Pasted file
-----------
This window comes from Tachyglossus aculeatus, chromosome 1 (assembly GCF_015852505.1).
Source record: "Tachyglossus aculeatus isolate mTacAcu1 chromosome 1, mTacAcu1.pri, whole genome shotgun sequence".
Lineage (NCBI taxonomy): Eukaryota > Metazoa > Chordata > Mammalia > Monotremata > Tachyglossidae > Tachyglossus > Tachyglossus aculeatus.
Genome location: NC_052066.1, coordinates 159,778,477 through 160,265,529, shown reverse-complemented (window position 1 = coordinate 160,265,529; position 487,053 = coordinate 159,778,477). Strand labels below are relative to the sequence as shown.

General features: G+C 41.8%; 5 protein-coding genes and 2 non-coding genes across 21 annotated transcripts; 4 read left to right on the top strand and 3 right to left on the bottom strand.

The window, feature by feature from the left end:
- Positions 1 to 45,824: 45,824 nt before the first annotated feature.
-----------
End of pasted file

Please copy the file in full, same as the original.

This window comes from Tachyglossus aculeatus, chromosome 1 (assembly GCF_015852505.1).
Source record: "Tachyglossus aculeatus isolate mTacAcu1 chromosome 1, mTacAcu1.pri, whole genome shotgun sequence".
Lineage (NCBI taxonomy): Eukaryota > Metazoa > Chordata > Mammalia > Monotremata > Tachyglossidae > Tachyglossus > Tachyglossus aculeatus.
Genome location: NC_052066.1, coordinates 159,778,477 through 160,265,529, shown reverse-complemented (window position 1 = coordinate 160,265,529; position 487,053 = coordinate 159,778,477). Strand labels below are relative to the sequence as shown.

General features: G+C 41.8%; 5 protein-coding genes and 2 non-coding genes across 21 annotated transcripts; 4 read left to right on the top strand and 3 right to left on the bottom strand.

The window, feature by feature from the left end:
- Positions 1 to 45,824: 45,824 nt before the first annotated feature.